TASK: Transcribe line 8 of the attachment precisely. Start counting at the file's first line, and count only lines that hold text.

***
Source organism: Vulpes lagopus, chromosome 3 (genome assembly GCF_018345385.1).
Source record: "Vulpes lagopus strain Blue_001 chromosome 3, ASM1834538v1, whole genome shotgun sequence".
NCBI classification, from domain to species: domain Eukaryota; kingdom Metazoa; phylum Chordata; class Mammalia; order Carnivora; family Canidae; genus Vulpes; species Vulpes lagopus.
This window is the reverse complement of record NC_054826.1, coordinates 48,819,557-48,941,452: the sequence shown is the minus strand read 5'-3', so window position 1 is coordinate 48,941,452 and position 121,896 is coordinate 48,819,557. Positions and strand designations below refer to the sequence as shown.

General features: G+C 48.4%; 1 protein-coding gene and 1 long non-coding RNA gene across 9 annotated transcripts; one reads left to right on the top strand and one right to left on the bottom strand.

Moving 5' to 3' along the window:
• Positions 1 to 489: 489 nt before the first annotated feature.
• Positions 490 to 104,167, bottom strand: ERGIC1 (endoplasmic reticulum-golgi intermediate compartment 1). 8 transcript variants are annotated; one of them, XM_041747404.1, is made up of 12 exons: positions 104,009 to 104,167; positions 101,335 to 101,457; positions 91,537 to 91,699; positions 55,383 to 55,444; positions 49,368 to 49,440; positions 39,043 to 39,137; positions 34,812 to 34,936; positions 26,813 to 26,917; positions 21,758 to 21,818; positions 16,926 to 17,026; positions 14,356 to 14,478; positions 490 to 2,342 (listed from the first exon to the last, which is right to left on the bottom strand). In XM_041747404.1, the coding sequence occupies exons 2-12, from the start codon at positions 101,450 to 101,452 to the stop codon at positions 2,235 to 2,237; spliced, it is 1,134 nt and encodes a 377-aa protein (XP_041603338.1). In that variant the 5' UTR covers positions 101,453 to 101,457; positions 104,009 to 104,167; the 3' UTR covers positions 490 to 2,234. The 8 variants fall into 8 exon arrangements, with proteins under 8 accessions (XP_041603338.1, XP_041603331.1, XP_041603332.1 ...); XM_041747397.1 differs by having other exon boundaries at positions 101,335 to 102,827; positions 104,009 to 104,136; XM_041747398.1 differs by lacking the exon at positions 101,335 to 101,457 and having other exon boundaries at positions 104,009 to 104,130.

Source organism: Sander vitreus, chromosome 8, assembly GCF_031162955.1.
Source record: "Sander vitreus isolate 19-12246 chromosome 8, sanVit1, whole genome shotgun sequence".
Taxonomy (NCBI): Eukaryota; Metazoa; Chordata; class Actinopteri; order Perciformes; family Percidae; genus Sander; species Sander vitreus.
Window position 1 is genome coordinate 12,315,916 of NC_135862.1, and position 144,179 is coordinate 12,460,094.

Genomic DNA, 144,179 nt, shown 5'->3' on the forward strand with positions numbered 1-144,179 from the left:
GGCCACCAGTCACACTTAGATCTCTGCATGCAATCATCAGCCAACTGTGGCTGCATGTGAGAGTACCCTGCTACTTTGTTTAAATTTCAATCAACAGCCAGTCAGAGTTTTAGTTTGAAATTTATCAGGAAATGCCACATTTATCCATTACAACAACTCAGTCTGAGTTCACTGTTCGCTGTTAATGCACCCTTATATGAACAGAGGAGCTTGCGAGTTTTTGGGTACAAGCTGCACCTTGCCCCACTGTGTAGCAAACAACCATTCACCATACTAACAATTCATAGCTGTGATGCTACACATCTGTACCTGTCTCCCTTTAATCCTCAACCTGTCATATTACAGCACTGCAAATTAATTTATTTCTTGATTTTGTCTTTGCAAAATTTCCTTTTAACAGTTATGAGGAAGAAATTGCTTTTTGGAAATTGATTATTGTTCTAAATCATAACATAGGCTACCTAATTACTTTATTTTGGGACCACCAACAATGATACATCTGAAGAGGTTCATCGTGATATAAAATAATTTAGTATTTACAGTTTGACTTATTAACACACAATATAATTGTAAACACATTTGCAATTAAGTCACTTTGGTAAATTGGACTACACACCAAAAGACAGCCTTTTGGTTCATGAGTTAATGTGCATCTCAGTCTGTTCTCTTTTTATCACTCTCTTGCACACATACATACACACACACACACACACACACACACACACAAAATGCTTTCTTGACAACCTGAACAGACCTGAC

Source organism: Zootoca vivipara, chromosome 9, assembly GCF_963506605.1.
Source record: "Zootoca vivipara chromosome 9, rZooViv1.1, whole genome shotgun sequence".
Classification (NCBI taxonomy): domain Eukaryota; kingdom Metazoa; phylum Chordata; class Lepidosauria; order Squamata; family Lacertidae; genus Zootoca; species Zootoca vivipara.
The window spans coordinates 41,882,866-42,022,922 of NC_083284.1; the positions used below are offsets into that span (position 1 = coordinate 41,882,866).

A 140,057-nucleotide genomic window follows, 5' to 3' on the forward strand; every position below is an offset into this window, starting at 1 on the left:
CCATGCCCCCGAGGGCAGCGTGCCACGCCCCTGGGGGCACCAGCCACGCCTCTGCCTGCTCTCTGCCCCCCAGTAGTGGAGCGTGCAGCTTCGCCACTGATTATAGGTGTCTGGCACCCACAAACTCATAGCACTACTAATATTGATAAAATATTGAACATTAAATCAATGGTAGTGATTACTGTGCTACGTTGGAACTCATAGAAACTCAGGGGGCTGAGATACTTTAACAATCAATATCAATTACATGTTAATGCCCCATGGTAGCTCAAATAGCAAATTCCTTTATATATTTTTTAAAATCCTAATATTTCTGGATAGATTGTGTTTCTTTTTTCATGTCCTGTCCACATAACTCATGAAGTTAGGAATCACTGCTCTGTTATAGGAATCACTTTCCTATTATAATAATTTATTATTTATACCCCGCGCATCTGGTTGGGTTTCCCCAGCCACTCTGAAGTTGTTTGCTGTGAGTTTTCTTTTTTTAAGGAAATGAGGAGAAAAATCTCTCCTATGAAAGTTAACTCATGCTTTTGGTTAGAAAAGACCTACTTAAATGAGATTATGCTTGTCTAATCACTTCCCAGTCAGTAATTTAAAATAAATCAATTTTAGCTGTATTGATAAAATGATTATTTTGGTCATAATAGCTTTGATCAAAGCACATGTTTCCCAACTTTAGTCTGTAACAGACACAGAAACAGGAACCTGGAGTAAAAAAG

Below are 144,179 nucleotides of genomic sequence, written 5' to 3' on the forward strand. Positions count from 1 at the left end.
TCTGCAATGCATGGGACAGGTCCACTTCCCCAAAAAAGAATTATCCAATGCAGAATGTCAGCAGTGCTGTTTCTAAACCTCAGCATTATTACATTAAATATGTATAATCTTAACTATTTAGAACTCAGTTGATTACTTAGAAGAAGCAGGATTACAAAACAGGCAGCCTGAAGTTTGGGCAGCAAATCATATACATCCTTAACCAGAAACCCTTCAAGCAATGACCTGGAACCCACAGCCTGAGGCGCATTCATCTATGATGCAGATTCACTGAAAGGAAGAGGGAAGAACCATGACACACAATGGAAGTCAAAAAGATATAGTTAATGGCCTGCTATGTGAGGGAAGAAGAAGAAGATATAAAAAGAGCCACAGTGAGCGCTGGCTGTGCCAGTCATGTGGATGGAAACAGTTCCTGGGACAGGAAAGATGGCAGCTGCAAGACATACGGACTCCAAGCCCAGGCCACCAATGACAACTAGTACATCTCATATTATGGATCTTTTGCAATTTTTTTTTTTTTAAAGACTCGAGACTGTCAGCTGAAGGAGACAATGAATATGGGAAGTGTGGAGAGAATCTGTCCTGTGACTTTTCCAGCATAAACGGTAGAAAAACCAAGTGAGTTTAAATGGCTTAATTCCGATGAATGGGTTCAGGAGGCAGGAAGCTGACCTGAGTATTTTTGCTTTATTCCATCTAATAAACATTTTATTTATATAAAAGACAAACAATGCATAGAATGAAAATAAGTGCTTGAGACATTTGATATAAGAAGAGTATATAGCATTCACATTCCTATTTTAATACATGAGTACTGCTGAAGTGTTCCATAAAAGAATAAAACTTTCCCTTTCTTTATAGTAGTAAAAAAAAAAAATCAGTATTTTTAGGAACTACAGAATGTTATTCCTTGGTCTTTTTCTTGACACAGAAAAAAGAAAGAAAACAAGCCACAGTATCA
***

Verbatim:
• Positions 490 to 104,167, bottom strand: ERGIC1 (endoplasmic reticulum-golgi intermediate compartment 1). 8 transcript variants are annotated; one of them, XM_041747404.1, is made up of 12 exons: positions 104,009 to 104,167; positions 101,335 to 101,457; positions 91,537 to 91,699; positions 55,383 to 55,444; positions 49,368 to 49,440; positions 39,043 to 39,137; positions 34,812 to 34,936; positions 26,813 to 26,917; positions 21,758 to 21,818; positions 16,926 to 17,026; positions 14,356 to 14,478; positions 490 to 2,342 (listed from the first exon to the last, which is right to left on the bottom strand). In XM_041747404.1, the coding sequence occupies exons 2-12, from the start codon at positions 101,450 to 101,452 to the stop codon at positions 2,235 to 2,237; spliced, it is 1,134 nt and encodes a 377-aa protein (XP_041603338.1). In that variant the 5' UTR covers positions 101,453 to 101,457; positions 104,009 to 104,167; the 3' UTR covers positions 490 to 2,234. The 8 variants fall into 8 exon arrangements, with proteins under 8 accessions (XP_041603338.1, XP_041603331.1, XP_041603332.1 ...); XM_041747397.1 differs by having other exon boundaries at positions 101,335 to 102,827; positions 104,009 to 104,136; XM_041747398.1 differs by lacking the exon at positions 101,335 to 101,457 and having other exon boundaries at positions 104,009 to 104,130.